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I am looking for a curve traced by a moving bicycle when its steering wheel is fully rotated either clockwise or anti-clockwise.

How to model it mathematically?

Is the curve a circle?

My attempt is as follows:

Let $\vec{r}_1(t)$ and $\vec{r}_2(t)$ be the position vectors for the tangent points (between road and tires) on the rear and front tires, respectively. I know that $|\vec{r}_2(t)-\vec{r}_1(t)|$, $|\dot{\vec{r}}_1(t)|=|\dot{\vec{r}}_2(t)|$ and $\dot{\vec{r}}_1(t)\cdot\dot{\vec{r}}_2(t)$ are constants. $\dot{\vec{r}}_1(t)$ is in the direction of $\vec{r}_2(t)-\vec{r}_1(t)$.

Assuming the tires rolls without slipping then their linear velocity is the same.

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I see that $|\vec{r}_2-\vec{r}_1|$ is the fixed distance between the front and rear tires, but why does $|\dot{\vec{r}}_2|=|\dot{\vec{r}}_1|$? –  robjohn Jul 30 '12 at 17:43
    
@robjohn: rolling without slipping. –  Who is crazy first Jul 30 '12 at 17:50
    
However, if $|\vec{r}_1|\not=|\vec{r}_2|$, they can have the same angular velocity, but different velocities, or am I missing your point? –  robjohn Jul 30 '12 at 17:56
    
@robjohn: If the rear tires rotate and travel $\Delta s$ unit on the road then its center moves $\Delta s$ and the front tire's center also moves $\Delta s$. –  Who is crazy first Jul 30 '12 at 18:20
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The only way that both could follow the same circle is if both tires were at the same angle with respect to the body. Each tire moves perpendicular to its axis. –  robjohn Jul 30 '12 at 19:50

3 Answers 3

It almost has to be a circle, as if the steering wheel isn't moving then the curvature of the track has to be constant.

One way to model it is to imagine just two wheels (like a bicycle). If you draw line for the direction of travel of each wheel you can find a circle that is tangent to both lines. This would allow you to get a relation between the angle of the front wheels and the radius of curvature. The next step would be to handle the width of the car, but then you need the wheels to slip or to rotate different amounts.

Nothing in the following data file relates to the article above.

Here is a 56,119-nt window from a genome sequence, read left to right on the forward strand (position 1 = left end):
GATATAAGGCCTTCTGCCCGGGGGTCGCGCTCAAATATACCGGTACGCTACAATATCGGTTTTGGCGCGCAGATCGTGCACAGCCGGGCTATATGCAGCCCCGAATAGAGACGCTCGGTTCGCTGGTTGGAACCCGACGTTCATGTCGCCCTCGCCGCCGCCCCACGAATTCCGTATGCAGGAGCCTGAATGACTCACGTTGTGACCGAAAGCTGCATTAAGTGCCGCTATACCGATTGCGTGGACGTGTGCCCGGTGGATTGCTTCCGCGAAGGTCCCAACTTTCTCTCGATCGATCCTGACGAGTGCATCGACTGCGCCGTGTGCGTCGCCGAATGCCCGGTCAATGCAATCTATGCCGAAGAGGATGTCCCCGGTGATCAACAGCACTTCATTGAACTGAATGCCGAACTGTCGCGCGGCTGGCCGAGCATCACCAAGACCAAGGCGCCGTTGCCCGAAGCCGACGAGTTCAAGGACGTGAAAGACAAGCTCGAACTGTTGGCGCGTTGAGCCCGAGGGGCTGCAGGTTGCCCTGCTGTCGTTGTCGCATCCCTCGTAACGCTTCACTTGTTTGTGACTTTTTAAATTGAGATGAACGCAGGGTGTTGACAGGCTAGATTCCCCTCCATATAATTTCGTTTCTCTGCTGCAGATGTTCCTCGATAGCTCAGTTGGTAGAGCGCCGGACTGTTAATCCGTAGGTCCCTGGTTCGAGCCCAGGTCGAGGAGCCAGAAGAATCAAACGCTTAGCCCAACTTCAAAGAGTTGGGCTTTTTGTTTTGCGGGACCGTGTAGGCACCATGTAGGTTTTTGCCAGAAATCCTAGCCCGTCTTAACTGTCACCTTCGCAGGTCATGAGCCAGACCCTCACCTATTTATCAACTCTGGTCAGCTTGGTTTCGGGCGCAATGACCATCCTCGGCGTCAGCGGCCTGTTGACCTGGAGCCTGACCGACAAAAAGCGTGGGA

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It depends on the amount of detail you'd like to have in your model. A simple dynamic model, like the single track car model allready reveals that the curvature is a function of forward velocity and tyre sideslip angle. This is due to oversteer/understeer properties of a car

you can take a look at

http://www.unibw.de/lrt1/gerdts/lehre/praktikum-optimale-steuerung/einspurmodell.pdf

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The usual model I have seen has the front and rear tires moving perpendicular to their respective axles, and the rear axle is perpendicular to the body of the vehicle (bicycle, car, or bus). This means the centers of the front and rear tire(s) trace circles as pictured below:

$\hspace{4.5cm}$enter image description here

Note that both the red path, rear tire(s), and green path, front tire(s), are perpendicular to their respective axle. The fixed structure of the vehicle between the centers of the front and rear tire(s) is the black line and is tangent to the path of the rear tire(s). The front end of the black line is not tangent to the path of the front tire(s) because the axle is not perpendicular to the structure when the vehicle is turning.

The triangle formed by the centers of the curvature of the paths of the front and back tire(s) and the middles of the front and back tire(s) forms a right triangle with the right angle at the rear tire(s). Let $R_f$ and $R_r$ be the radii of the circles traced by the front and rear tires, and $L$ be the distance between the centers of the front and rear axles. Then, we get $$ R_f^2=R_r^2+L^2 $$

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